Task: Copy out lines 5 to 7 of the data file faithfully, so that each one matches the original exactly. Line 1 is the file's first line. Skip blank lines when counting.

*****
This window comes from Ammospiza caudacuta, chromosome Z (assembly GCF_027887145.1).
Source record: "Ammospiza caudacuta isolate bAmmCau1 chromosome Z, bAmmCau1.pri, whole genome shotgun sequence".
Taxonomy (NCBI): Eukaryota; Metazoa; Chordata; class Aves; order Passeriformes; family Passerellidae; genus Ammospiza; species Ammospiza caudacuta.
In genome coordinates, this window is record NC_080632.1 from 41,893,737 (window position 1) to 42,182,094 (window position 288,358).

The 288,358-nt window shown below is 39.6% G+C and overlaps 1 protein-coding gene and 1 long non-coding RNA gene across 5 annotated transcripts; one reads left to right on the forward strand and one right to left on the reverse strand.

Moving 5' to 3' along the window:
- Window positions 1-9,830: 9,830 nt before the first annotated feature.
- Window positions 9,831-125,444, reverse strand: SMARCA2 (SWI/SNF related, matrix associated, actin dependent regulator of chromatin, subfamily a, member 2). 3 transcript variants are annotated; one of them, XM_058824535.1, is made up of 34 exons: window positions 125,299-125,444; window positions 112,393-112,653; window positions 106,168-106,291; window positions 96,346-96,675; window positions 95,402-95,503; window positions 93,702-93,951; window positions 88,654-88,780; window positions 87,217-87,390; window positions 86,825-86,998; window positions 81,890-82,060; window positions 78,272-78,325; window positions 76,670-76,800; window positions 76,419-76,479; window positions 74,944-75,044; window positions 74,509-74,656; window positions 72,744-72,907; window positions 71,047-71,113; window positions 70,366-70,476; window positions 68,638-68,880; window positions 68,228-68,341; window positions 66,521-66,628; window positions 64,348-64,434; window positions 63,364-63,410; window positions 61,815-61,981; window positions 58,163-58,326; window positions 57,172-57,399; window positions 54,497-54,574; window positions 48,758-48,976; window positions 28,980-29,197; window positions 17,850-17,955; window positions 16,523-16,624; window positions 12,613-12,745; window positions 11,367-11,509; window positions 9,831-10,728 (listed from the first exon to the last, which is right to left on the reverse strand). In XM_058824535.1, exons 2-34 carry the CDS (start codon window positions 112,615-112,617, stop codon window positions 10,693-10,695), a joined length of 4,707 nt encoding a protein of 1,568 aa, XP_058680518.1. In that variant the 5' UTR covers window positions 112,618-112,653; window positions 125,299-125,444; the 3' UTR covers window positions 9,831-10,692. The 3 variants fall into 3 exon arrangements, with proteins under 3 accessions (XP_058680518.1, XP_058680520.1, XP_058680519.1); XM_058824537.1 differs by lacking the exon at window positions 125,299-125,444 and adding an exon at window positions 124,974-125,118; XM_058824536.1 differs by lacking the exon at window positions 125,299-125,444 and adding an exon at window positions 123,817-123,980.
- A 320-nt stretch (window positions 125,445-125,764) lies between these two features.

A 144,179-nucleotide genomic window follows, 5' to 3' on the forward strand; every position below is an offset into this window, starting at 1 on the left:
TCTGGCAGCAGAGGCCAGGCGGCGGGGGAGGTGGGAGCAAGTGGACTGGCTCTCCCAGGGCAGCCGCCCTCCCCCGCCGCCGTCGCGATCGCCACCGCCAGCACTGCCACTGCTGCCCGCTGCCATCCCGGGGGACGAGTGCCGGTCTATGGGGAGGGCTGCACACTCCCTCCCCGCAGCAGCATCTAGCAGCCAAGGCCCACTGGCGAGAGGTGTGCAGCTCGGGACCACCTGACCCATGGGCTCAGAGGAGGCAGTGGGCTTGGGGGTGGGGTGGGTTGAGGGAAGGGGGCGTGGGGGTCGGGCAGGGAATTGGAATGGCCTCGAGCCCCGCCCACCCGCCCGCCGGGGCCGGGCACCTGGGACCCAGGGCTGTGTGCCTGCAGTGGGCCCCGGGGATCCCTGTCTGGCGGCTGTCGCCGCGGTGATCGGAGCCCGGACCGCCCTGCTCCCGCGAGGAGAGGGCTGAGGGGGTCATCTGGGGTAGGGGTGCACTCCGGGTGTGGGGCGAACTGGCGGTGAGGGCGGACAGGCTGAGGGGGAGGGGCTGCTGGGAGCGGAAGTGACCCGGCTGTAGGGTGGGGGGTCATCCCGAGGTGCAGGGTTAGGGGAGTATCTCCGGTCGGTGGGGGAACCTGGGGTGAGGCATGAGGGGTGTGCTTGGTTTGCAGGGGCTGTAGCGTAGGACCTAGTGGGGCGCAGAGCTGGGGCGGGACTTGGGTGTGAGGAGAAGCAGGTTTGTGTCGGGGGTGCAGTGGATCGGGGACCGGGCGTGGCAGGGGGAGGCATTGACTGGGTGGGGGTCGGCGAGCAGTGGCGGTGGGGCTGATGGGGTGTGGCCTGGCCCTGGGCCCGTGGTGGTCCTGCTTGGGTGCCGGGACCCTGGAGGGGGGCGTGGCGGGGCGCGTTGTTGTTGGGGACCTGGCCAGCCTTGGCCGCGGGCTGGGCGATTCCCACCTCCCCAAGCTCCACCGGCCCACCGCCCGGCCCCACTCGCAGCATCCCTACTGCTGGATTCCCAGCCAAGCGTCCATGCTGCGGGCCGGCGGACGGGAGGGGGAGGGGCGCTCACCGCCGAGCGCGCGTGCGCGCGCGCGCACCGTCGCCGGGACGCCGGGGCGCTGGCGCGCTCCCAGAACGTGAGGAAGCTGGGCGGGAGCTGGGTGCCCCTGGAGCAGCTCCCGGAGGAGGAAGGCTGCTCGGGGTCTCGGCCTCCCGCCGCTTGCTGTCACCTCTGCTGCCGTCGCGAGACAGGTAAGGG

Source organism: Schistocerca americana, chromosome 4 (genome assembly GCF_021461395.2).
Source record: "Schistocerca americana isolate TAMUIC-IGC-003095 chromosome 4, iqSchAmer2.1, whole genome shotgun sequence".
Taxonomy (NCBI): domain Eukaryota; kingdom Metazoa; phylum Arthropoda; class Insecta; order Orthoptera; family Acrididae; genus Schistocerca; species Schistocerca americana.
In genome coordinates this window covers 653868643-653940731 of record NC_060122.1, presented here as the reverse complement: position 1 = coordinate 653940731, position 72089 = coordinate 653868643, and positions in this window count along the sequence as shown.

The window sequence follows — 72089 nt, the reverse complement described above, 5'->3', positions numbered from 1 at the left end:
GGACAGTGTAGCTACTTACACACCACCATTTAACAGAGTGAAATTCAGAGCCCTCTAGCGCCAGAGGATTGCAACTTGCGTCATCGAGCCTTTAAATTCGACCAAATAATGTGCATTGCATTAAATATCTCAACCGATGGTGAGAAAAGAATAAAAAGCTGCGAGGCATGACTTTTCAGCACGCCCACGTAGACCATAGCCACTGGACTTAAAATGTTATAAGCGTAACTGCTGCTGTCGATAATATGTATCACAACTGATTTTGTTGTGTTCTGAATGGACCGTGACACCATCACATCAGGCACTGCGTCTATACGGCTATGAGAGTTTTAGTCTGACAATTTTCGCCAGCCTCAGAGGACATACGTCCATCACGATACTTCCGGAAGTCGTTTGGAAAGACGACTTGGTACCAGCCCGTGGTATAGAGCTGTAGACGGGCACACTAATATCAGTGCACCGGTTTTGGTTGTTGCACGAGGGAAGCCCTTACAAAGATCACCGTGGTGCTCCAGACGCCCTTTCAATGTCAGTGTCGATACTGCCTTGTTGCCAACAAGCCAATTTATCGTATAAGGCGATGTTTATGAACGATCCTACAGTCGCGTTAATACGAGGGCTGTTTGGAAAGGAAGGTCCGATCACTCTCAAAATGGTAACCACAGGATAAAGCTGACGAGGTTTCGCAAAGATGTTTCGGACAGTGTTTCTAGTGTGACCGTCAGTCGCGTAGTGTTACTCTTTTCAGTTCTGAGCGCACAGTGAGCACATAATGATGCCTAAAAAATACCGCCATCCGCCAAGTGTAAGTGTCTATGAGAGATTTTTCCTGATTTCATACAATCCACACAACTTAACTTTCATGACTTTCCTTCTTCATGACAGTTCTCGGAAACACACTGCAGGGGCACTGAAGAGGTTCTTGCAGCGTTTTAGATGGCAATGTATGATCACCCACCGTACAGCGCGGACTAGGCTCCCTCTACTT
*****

The 288,358-nt window shown below is 39.6% G+C and overlaps 1 protein-coding gene and 1 long non-coding RNA gene across 5 annotated transcripts; one reads left to right on the forward strand and one right to left on the reverse strand.

Moving 5' to 3' along the window:
- Window positions 1-9,830: 9,830 nt before the first annotated feature.